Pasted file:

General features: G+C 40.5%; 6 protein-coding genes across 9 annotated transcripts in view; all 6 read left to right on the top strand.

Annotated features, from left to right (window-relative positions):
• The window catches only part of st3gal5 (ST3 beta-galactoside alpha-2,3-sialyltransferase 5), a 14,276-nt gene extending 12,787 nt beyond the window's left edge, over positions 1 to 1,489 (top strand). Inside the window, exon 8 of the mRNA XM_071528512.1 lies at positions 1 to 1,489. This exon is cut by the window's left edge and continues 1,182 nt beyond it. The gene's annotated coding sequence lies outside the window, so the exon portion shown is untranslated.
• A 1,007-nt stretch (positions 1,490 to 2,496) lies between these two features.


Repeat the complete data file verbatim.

General features: G+C 40.5%; 6 protein-coding genes across 9 annotated transcripts in view; all 6 read left to right on the top strand.

Annotated features, from left to right (window-relative positions):
• The window catches only part of st3gal5 (ST3 beta-galactoside alpha-2,3-sialyltransferase 5), a 14,276-nt gene extending 12,787 nt beyond the window's left edge, over positions 1 to 1,489 (top strand). Inside the window, exon 8 of the mRNA XM_071528512.1 lies at positions 1 to 1,489. This exon is cut by the window's left edge and continues 1,182 nt beyond it. The gene's annotated coding sequence lies outside the window, so the exon portion shown is untranslated.
• A 1,007-nt stretch (positions 1,490 to 2,496) lies between these two features.